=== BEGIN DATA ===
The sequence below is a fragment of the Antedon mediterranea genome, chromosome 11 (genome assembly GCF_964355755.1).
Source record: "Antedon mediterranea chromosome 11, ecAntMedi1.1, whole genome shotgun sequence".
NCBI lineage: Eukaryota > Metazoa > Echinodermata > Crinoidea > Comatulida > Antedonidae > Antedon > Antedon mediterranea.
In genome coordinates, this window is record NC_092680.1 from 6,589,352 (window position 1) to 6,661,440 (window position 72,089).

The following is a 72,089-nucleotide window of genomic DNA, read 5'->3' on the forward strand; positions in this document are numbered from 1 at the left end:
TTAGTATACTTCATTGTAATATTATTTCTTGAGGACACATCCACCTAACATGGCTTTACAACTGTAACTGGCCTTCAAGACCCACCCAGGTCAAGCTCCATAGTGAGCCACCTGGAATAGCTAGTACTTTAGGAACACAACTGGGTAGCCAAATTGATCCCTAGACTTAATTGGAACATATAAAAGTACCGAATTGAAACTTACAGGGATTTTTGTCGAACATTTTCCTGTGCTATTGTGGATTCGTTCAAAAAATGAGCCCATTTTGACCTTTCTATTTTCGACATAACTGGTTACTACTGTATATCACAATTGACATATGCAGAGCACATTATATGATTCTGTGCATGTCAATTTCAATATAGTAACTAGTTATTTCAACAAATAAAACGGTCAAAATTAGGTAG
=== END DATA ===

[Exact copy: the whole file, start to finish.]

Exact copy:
The sequence below is a fragment of the Antedon mediterranea genome, chromosome 11 (genome assembly GCF_964355755.1).
Source record: "Antedon mediterranea chromosome 11, ecAntMedi1.1, whole genome shotgun sequence".
NCBI lineage: Eukaryota > Metazoa > Echinodermata > Crinoidea > Comatulida > Antedonidae > Antedon > Antedon mediterranea.
In genome coordinates, this window is record NC_092680.1 from 6,589,352 (window position 1) to 6,661,440 (window position 72,089).

The following is a 72,089-nucleotide window of genomic DNA, read 5'->3' on the forward strand; positions in this document are numbered from 1 at the left end:
TTAGTATACTTCATTGTAATATTATTTCTTGAGGACACATCCACCTAACATGGCTTTACAACTGTAACTGGCCTTCAAGACCCACCCAGGTCAAGCTCCATAGTGAGCCACCTGGAATAGCTAGTACTTTAGGAACACAACTGGGTAGCCAAATTGATCCCTAGACTTAATTGGAACATATAAAAGTACCGAATTGAAACTTACAGGGATTTTTGTCGAACATTTTCCTGTGCTATTGTGGATTCGTTCAAAAAATGAGCCCATTTTGACCTTTCTATTTTCGACATAACTGGTTACTACTGTATATCACAATTGACATATGCAGAGCACATTATATGATTCTGTGCATGTCAATTTCAATATAGTAACTAGTTATTTCAACAAATAAAACGGTCAAAATTAGGTAG